The experience of Westminster's select committees shows that MPs are far better at drawing informative answers from our rulers when they are allowed to press their suit a second, third and sometimes even fourth time. It is left to the chairman of the select committee to decide when an MP has pestered the minister enough. That arrangement would not translate directly to the Commons, but if MPs were allowed at least two bites at a minister, it would allow them to embarrass members of the executive who were resorting to blatant flannel.

2: Move the dispatch box. As happens every summer, the Palace of Westminster is currently crawling with carpenters, electricians and hard-hatted workmen who are making renovations and repairs while the Houses are in recess. Here is another small job for them. At present, ministers sit on a bench next to the Commons dispatch box, on the side of the party with the most MPs. Moving the government dispatch box to the centre of the House would loosen the link between party and executive and would underline the fact that ministers are meant to be servants of all sides of the House.

Yes, it would expose ministers and cut them off from the physical assurance of all those 'hear hears' behind them. Good. That might also encourage timid Labour MPs to become more astringent.

This change would involve alterations to the Commons table, a large piece of furniture which is used for jugs of water, reference books and footrest for indolent frontbenchers. Ministers could either be seated at the far end of the table, where the Commons mace currently hangs in a bracket, or they could be placed at the near end. At present, this is home to the wigged clerks who are positioned there so that they can whisper urgent advice to that remarkably dim lightbulb, the Speaker (of whom more in a moment).

3: Weaken the whips. The cost of any minor alterations to the Commons table could be more than met by scrapping the generous state salaries which are paid not only to government whips in both the Commons and the Lords, but also, astonishingly, to some opposition whips. Paid whips tend to be brutal whips (they are keen to hold on to that money, so they do their jobs without mercy). And brutal whips, pretty obviously, are bad for parliamentary independence.

If this withdrawal of whips' salaries seems too big a leap for the Prime Minister and the other party leaders, they could start by destroying the power of the whips to decide which MPs sit on select committees. They should in future be chosen by secret ballot rather than by the party managers.

Sadly, the traffic is at present flowing in the wrong direction on this matter. One of Mr Brown's first acts on becoming Prime Minister was to decide that parliamentary private secretaries (who are effectively unpaid members of the government) can in future sit on select committees. Shortly before the summer recess, furthermore, the government blithely ignored protocol and made Keith Vaz a member of the highly sensitive home affairs select committee. When the opposition complained about this, they were told to shut up by that beacon of purity, Mister Speaker (of whom more in a moment).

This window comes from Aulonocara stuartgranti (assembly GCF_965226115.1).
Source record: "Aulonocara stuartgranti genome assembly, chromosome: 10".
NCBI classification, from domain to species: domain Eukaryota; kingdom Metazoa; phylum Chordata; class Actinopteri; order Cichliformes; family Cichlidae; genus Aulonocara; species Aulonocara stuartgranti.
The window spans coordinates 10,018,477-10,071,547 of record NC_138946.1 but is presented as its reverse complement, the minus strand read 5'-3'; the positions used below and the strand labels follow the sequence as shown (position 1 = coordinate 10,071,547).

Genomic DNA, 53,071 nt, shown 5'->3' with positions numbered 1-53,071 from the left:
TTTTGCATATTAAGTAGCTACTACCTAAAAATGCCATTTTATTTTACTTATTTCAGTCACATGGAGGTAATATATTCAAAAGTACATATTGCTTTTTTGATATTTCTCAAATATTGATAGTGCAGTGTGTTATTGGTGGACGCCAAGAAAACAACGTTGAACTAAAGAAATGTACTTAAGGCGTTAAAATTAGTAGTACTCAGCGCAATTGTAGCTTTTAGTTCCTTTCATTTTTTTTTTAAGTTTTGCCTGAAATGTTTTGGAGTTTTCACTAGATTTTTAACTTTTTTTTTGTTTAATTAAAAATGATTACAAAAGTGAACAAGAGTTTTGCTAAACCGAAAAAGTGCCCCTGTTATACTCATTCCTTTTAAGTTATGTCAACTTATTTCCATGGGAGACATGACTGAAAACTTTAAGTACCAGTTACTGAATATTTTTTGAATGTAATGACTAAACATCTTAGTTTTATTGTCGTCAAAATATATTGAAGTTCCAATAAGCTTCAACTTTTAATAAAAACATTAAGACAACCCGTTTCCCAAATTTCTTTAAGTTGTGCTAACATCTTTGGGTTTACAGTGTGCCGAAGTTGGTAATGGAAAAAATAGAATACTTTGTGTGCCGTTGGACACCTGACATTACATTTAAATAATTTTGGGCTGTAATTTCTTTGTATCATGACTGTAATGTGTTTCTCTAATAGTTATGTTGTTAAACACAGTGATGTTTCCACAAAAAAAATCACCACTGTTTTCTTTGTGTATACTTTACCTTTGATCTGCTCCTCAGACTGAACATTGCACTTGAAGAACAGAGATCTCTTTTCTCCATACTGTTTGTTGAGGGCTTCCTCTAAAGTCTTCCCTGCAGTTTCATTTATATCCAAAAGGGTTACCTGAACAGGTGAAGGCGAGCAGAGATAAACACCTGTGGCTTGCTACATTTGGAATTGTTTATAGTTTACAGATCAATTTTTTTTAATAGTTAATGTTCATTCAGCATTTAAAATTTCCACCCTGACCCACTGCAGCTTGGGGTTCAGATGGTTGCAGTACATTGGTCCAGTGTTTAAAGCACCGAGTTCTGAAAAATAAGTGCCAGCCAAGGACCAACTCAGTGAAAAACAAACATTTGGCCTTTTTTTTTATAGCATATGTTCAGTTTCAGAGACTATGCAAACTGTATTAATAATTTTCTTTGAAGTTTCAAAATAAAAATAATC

The growing independence of select committees has been most welcome in recent years, but at present it can safely be said to be in peril.

4: Evidence on oath. Labour MP Andrew MacKinlay once talked memorably about 'the High Court of Parliament' but there is a telling difference. When witnesses appear in front of MPs at select committees, they do not swear to tell the truth, the whole truth and nothing but the truth. There is no 'so help me God' moment with a Bible or holy text. The same was the case at the Hutton inquiry. Not everyone who appeared at that inquiry may have told 'the whole truth' and there is often a feeling that select committee witnesses are less than entirely honest. Make them take an oath. Make them realise that Parliament, with its wigged orderlies and its legal-collared Speaker (of whom more in a moment) is indeed a high court. Witnesses should be made to stand in awe of it.

5: Scrap Westminster Hall debates. During New Labour's first term, an offshoot of the Commons was opened, at vast expense, in a room next to the 11th-century Westminster Hall. The morning debates held in this subsidiary chamber are pathetically ill-attended, both by politicians and public. The topics for debate are often parochial and many MPs use them simply to ensure a favourable mention in their constituency newspaper. The debates are chaired not by Mister Speaker (be patient and we will come to him presently), but by other MPs.

Members understandably love this outlet for their gushings. The government's business managers have also been known to 'park', but we should recall the words of William White, head doorkeeper of the Commons in 1870: 'If all the useless verbiage could be strained out of our parliamentary speeches, their force would be increased, the morning papers might diminish their reporting staff - and many a valuable life would be prolonged.' Westminster Hall, quite apart from costing hundreds of thousands of pounds a year, dilutes the importance of the real Commons chamber. Let debates be held in the main House in the morning, if need be, but nowhere else.